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Pharmacy Leader Barbara De Angelis: "Pharmacy is constantly changing, so there is never a dull moment."

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Senior Director of Professional Affairs at Rexall



BScPhm, University of Toronto

Hospital Pharmacy Residency, Mount Sinai Hospital

Board Certified Geriatric Pharmacist 2007-2020

Current Role

Senior Director, Professional Affairs, Rexall


What excites you about being a pharmacist?

Pharmacists are uniquely positioned to provide care because we work in an accessible, dynamic environment. Look at how we pivoted to provide COVID-19 vaccines! We remained available throughout the pandemic, even during the early days when access to healthcare professionals was limited due to government restrictions put in place to curb COVID-19. Pharmacy is constantly changing, so there is never a dull moment. I am humbled and honoured to have been able to help patients and fellow pharmacists to be the best they can be. 

When you graduated, what did you envision for your future?

I thought I would be working in a hospital for the rest of my career! 

I started by completing a Hospital Pharmacy Residency at Mount Sinai Hospital, then worked at Sick Kids. Within just a couple of years, I realized I really enjoyed working in retail and spent most of my career there. 

 How has your career evolved since you first started in the profession?

Once I moved to retail, I had the opportunity to learn about geriatric pharmacy and completed a certificate program. Working in long term care and retirement homes was my passion for many years. I had the opportunity to lead the LTC clinical pharmacist team at Rexall, where I also learned about the various regulatory environments across Canada. This now helps me in my current role leading the Professional Affairs team.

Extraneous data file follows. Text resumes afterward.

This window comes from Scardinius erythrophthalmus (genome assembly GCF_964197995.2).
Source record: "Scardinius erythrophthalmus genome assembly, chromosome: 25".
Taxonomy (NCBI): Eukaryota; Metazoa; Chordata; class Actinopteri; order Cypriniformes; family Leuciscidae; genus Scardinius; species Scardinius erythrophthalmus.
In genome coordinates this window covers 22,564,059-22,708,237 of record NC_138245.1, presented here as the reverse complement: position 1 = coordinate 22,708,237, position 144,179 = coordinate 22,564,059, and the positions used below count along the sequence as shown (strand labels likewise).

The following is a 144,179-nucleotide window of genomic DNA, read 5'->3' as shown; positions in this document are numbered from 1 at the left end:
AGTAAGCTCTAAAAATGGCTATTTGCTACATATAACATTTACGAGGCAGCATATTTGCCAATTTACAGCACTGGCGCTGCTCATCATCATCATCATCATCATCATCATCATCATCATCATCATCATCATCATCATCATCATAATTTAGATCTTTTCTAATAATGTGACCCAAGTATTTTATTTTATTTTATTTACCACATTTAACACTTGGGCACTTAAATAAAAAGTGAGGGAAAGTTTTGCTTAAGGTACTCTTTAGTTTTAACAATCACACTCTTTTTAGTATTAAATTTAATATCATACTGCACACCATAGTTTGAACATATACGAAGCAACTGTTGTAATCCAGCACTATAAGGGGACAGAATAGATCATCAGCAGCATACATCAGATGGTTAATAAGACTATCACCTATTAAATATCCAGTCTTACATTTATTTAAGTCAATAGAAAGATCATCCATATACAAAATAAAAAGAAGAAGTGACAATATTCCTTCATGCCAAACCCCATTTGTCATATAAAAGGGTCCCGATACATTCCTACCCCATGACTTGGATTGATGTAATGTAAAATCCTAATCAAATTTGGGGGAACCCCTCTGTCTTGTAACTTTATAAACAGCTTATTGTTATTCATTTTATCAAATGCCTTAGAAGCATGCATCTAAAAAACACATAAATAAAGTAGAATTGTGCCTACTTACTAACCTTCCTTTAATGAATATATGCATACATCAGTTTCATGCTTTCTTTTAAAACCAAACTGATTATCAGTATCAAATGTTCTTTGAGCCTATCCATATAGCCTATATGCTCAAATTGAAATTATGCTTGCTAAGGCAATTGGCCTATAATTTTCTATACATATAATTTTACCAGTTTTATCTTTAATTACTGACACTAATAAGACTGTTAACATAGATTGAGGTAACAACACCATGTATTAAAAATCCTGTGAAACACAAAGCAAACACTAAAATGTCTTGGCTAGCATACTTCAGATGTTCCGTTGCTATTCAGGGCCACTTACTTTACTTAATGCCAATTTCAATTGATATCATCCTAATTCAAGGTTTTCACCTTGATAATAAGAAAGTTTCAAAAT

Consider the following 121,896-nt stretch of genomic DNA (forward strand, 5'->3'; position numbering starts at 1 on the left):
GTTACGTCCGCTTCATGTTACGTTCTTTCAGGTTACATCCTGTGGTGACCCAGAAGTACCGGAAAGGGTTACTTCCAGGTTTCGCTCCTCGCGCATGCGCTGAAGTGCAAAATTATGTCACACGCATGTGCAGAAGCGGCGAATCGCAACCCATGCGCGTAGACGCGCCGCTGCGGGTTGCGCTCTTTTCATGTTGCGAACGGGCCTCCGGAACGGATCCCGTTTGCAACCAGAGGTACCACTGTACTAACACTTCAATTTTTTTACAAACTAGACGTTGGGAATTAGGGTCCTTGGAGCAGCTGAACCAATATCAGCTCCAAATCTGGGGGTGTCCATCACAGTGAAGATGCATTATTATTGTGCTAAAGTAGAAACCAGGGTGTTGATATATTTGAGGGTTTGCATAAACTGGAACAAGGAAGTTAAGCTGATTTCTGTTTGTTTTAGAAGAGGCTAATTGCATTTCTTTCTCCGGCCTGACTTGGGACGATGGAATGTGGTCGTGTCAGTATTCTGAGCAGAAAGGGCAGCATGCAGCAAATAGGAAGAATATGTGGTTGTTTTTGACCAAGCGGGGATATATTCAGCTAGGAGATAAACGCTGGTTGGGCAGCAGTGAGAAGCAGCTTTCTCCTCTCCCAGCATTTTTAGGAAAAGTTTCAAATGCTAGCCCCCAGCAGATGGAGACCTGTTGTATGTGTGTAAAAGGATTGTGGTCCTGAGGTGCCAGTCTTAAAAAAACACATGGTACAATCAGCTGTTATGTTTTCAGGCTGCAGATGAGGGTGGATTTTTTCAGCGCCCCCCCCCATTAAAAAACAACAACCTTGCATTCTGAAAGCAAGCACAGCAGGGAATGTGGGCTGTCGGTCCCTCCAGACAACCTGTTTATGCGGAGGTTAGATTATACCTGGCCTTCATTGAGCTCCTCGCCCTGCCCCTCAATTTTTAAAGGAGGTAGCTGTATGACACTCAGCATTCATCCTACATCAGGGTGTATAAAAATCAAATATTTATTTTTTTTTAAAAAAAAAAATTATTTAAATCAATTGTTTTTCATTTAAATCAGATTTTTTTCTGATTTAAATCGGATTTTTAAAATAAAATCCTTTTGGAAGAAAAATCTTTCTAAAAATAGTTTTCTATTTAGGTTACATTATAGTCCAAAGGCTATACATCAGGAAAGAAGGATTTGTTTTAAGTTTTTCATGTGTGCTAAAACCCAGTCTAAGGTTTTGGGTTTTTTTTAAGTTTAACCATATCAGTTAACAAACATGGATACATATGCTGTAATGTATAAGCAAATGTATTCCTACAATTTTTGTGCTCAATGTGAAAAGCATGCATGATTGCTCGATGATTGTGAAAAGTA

How would you describe a great day at work?

My greatest joy is watching my teammates develop and grow. When they achieve a goal, I feel like a proud mom! 

What is (or has been) your greatest challenge as a leader in pharmacy?

In my early career, women were new to leadership. We were definitely not represented in senior leadership. We have made great strides, even in the last 5 years, in understanding that diverse teams are more successful. I am very thankful for the progress that has been made, while recognizing that there are still many opportunities for improvement.

How important was mentoring in your career?

It wasn’t until later in my career that I found a mentor, and almost immediately my career path changed. Having someone believe in you, teach you, and value your opinions makes all the difference.

Was there an “aha” moment for you, when you realized the impact of the difference you’re making?

It has happened a few times. One time in particular stands out. A mom visited me about a month after I spoke with her regarding her child. She made a special trip to thank me and told me that, after more than a year of being sick, her child was finally well because of the advice I had given her.  

What do you think needs to happen to have more women in executive roles across various sectors in the profession?

We see it happening now, and that is increased flexibility in the workplace. Since women are the traditional caregivers, giving them the flexibility to work around caregiving needs allows them to fully participate in their careers. We have learned from the pandemic that many of our working environments simply did not support caregivers.

The other thing I see happening is that men are participating more in caregiving, which is wonderful. Sharing these responsibilities allows women more freedom to choose career paths that may not have been available to them in the past.

Of course, changing attitudes about diversity, equity, and inclusion have been instrumental in providing women increased opportunities in leadership. 

What advice would you give to new female pharmacy graduates?

You graduated because you are capable and intelligent. Repeat that to yourself often.


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